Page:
Dr Yousaf Bhatti wins team award at the BCS Digital Summit 2022

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BCS Announcement

Dr Yousaf Bhatti, a cardiology registrar working across North East and Central London, won the team award for his proposed digital innovation project at the BCS Digital Innovations Summit, supported by Medtronic.

The Summit, chaired by BCS president Professor John Greenwood and organised by BCS honorary secretary Guy Lloyd, was an opportunity to hear from leaders in cardiology on the emerging organisational landscape and the future of clinical networks. In an engaging departure from the usual summit format, junior doctors were offered the opportunity to present their ideas for a digital project to improve cardiology care for patients.

Following submissions from teams around the country, four digital projects were chosen to present on the evening in front of a panel of expert cardiologists in a ‘Dragon’s Den’-style competition.

Dr Bhatti’s proposal was for a referrals app – a secure, intuitive, cross-platform, web-based application that connects all aspects of cardiovascular health care. The app would pull through all of the separate patient diagnostic information sources available across different monitoring systems and other data relating to the patient in real-time. Linked to the hospital’s own EHR, the app would be GDPR compliant.

The judges were impressed by all four teams and their ideas, but chose Dr Bhatti’s project for the broad scope and ingenuity of the app idea, and its ability to unite differing sources of information into one tool. Dr Bhatti wins £500 and free attendance at a BCS event. See below for details of the other teams and their projects.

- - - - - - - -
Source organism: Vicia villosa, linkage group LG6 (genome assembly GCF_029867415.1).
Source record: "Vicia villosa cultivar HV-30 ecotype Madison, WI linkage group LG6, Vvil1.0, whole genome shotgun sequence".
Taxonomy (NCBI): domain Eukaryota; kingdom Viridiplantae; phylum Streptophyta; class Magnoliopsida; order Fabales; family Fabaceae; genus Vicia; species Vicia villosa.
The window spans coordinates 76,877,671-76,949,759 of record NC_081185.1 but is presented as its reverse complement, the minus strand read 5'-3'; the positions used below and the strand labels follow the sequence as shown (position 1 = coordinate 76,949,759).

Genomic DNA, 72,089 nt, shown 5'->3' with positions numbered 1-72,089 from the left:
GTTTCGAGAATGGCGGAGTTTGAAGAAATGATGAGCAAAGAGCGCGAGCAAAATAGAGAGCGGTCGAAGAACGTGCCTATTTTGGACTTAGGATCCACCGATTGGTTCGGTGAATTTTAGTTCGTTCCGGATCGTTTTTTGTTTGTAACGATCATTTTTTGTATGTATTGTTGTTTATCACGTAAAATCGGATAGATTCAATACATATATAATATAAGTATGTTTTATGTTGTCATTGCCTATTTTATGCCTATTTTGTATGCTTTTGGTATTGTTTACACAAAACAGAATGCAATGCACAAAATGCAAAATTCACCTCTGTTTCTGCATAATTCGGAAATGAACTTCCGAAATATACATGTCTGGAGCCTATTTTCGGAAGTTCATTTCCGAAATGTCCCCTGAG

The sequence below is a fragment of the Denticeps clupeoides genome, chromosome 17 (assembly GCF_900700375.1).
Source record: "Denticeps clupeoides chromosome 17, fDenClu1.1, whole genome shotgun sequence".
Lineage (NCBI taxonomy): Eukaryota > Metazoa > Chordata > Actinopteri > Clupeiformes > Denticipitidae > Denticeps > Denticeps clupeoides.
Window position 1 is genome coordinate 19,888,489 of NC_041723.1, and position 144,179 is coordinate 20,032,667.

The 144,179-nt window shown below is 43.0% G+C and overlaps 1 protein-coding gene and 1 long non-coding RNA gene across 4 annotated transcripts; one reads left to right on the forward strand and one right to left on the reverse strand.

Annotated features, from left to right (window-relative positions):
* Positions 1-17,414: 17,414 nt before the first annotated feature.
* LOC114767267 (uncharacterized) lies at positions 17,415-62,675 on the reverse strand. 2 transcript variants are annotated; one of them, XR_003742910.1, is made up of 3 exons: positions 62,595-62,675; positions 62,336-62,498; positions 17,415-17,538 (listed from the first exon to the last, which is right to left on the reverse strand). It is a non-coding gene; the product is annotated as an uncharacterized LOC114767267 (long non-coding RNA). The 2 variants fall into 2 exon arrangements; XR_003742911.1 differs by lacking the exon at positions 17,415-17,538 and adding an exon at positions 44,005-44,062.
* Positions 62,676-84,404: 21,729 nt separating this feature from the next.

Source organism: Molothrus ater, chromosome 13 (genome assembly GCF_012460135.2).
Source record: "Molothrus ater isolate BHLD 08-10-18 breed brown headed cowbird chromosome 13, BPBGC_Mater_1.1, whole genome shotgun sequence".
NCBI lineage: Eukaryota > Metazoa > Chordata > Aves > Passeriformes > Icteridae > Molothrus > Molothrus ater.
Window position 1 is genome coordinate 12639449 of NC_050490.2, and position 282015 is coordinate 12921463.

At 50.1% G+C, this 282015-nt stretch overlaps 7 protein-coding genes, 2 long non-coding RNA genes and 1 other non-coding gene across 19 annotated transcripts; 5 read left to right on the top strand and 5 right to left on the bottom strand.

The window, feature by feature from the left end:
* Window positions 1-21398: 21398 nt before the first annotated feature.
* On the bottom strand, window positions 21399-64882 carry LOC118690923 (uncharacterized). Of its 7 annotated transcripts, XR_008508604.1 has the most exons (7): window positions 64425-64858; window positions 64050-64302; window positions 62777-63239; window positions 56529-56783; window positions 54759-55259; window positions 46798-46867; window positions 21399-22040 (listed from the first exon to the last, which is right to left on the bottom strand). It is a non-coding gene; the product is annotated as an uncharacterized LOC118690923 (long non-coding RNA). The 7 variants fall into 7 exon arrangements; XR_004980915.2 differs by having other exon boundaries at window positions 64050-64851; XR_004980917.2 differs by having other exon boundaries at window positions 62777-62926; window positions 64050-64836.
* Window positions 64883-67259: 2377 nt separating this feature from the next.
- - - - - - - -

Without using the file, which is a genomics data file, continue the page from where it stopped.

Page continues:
The event also featured specialty leaders outlining the future of cardiology care. Professor Nick Linker, the national clinical director for heart disease, introduced the cardiac pathways programme, including the progress of the cardiac networks and how assessment against deliverables will take place.

Professor Amitava Banerjee, professor in clinical data science and honorary consultant cardiologist at UCL and Barts Health NHS Trusts gave an overview of available data sources in cardiology and the potential uses of genomic data and AI. Noting that much of the available genomic data is partial and heavily weighted towards people of European descent, Professor Banerjee warned against using technologies that could make health inequalities worse. We should concentrate on making better use of the data we already have on population and individual risk, with quicker reporting for national audits.

Dr Sarah Clarke, consultant cardiologist and clinical director for strategic development at Royal Papworth Hospital and Professor Simon Ray, consultant cardiologist and honorary professor of cardiology at Manchester University NHS Foundation Trust guided the audience through the progress of GIRFT and the impact of the Cardiac Pathway Improvement Programme. The GIRFT team has now visited 60 hospitals, looking in detail at the cardiac data sources including HES and NICOR, and is building a picture of progress and where teams need support. The emphasis for CPIP is building services around cardiac networks, shared data and pathways that use a single point of entry to hospital rather than referral to individual consultants.

Dr Helen Williams, consultant pharmacist for cardiovascular disease, looked at progress against the national CVD priorities in primary care and Professor Stephen Powis, NHSE national medical director, talked about cardiovascular care in the context of the wider NHS. All speakers acknowledged the challenges of introducing new ways of working against a background of workforce, skills and resource shortages.

The other digital innovation proposals

Dr Ramesh Nadarajah, BHF clinical research fellow at the Institute of Cardiovascular and Metabolic Medicine at the University of Leeds and a cardiology registrar, presented a digital clinical pathway to improve the diagnosis and care of patients with atrial fibrillation.

Dr Keenan Saleh, a cardiology registrar at Chelsea and Westminster NHS Foundation Trust, and Dr Pavidra Sivanandarajah, cardiology registrar at the National Heart and Lung Institute at Imperial College, presented a digitally-enabled AF pathway to seamlessly embed and implement smartphone-enabled remote monitoring, a robust digital platform and a remote monitoring hub.

Dr Nabila Laskar and Dr Nikhil Ahluwalia, cardiology registrars from St Bartholomew’s Hospital, presented a project using a machine-learning tool trained on their local EHR to identify hotspots of valve disease and heart failure, and AI-trained community echo workforce to perform targeted interventions.